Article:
Content marketing has come a long way since 1732, when Benjamin Franklin published Poor Richard’s Almanac to market his printing business.
While technology and marketing trends have certainly evolved since then, companies still seek relevance by participating in and driving new conversations with existing and prospective customers. In contrast to models of the past, today’s storytelling-driven marketing asks more of the marketer. It requires building a relationship through authentic, relevant stories that provide real value customers—regardless of where they are in the purchasing lifecycle.
It requires an understanding that certain stories are better suited for relationship-building, while other types of stories work better with people closer to purchase decision.
Build a narrative that resonates with people.
At the heart of all good content marketing pieces lies narratives that are memorable, valuable, and—most importantly—human. If we flip how we traditionally think about different products (through features or function), and instead look at the emotional impact of our products, we can develop narratives that speak directly to people and resonate at a deeper level.
Through story telling in marketing, we can turn a cooktop from a heating device (and a hunk of stainless steel) into the unspoken hero of family gatherings. Through our narratives, we can foster an emotional connection between pet owners and their vacuum cleaners (and the mechanics of suction power) by focusing on owners’ love for their pets and desire to take care of them.
Find what matters most to your audience, discover how your product can credibly be associated with their needs, and then find the stories and visuals that effectively demonstrate that relationship.
Choose formats that suit the story you’re telling.
Once you know your narrative and the stories that support it, bring it to life with a creative and compelling format. Think about what will drive a connection amidst the noise and distraction of both our physical and digital environments. Does the story have the best emotional impact when it’s written? Spoken? Animated? Illustrated through a series of images?
Videos offer unique storytelling opportunities through striking visuals or conversation. With a plethora of video tools at your disposal (live-streaming, 360-degree video), you can share exclusive and intriguing visual content that encourages your audience to learn more.
Similarly, data visualization through infographics or animations can demonstrate powerful stories and thought leadership in a particular area or industry. And articles that can provide additional context, resources and visual storytelling around data or original research can also help capture interest and remind readers of your expertise.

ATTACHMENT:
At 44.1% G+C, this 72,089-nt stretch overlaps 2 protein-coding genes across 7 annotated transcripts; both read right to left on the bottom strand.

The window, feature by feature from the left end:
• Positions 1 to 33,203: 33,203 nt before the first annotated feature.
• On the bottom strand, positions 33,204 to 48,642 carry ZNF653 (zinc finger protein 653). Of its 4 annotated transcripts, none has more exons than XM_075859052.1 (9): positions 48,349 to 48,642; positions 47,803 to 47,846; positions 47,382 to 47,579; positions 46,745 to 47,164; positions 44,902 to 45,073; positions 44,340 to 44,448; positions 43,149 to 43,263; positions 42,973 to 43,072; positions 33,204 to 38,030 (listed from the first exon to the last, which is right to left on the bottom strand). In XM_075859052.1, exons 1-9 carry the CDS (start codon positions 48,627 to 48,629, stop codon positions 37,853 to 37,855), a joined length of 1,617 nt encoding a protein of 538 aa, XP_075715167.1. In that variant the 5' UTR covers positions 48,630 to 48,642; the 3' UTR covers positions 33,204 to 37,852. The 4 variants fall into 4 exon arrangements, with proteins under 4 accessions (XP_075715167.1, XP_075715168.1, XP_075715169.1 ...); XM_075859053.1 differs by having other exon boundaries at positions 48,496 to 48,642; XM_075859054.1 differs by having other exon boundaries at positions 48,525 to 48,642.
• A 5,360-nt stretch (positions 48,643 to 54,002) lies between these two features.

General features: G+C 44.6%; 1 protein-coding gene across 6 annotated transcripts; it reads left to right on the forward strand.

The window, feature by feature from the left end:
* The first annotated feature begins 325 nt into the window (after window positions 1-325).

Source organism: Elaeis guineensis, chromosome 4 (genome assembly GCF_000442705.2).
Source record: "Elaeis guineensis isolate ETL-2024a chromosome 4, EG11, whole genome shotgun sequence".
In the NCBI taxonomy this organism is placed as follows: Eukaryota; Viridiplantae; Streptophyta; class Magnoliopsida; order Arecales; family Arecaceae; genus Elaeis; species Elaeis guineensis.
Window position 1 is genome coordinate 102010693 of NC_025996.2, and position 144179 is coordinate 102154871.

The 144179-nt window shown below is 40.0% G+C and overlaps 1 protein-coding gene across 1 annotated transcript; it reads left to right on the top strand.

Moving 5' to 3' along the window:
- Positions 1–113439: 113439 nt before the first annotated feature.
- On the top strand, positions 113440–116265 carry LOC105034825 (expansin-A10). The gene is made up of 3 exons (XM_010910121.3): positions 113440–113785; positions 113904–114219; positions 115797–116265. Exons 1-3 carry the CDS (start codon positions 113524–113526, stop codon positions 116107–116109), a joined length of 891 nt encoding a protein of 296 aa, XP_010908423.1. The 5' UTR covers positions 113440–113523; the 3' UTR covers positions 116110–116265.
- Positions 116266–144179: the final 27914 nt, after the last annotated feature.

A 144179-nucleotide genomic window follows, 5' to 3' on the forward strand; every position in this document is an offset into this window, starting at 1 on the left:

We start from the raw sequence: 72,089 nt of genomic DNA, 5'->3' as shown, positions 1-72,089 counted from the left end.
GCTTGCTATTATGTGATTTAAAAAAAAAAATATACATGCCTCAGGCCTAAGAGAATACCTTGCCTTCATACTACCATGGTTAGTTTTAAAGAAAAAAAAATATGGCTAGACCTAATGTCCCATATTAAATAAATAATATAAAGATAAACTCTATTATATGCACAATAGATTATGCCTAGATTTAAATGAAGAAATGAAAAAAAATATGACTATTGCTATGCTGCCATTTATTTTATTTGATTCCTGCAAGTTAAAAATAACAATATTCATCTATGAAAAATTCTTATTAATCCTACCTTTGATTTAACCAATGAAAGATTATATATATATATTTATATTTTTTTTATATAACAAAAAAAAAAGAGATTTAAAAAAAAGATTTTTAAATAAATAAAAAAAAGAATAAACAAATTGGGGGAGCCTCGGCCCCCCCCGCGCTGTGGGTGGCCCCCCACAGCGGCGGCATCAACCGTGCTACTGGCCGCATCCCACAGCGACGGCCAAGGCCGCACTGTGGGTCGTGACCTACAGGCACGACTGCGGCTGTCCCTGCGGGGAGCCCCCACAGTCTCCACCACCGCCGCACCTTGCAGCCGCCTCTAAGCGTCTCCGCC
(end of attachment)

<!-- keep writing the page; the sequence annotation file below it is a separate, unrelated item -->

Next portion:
Trying to target an audience on-the-go? Podcasts are another way to foster discussion and conversation by offering different perspectives from a panel or providing an informal interview with an industry expert.
When thinking about moving people further down a purchase path of consideration and deep consideration, optimize your stories’ formats for experience: either personal accounts, or interactive demonstrations.
Consider developing a gaming activity that allows customers to explore your product in more detail. As augmented reality and virtual reality continue to grow and become more accessible, it’s easier than ever to allow prospective customers to experience products or virtually try them out.
Interactive videos or demonstrations also help customers understand the product’s benefits. Exclusive options for existing customers can also give them the opportunity to explore upgrades or new features they’re not familiar with.
Activating your existing customers and fans can also be key elements of your storytelling and content marketing. Reviews and endorsements by influencers or peers help build third-party trust. Media companies, research firms, and industry thought leaders can also amplify your brand stories or share their own as brand advocates or ambassadors.
Use data to continually adapt your content marketing strategy.
As brand storytelling formats continue to evolve and expand, so do distribution methods. A person can be physically present on any number of online platforms at the same time: gaming, social media, augmented reality, and more. This amplifies the quandary of delivering the right information at the right time and on the right screen.
To effectively reach people, we have to understand their interactions with digital and physical spaces. We have to know their place in the purchase lifecycle and their platform of preference in addition to the information they need. With these insights, we can effectively tell our stories on the best channel for each person.
So how do we capture these insights? One word: Data.
Data illuminates customer behavior. From lifestyle and category data to individual asset performance, there is no shortage of data available. What’s most important is learning how to find the story within the data: the qualitative and quantitative metrics that show a holistic view of the customer’s experience.
While consistently measuring performance and focusing on your audience’s behaviors is a good first step, you must also act on the information you’re getting. Not everything works, and some stories, formats, and channels will work better than others. Use that insight to alter your editorial and distribution plans in real time.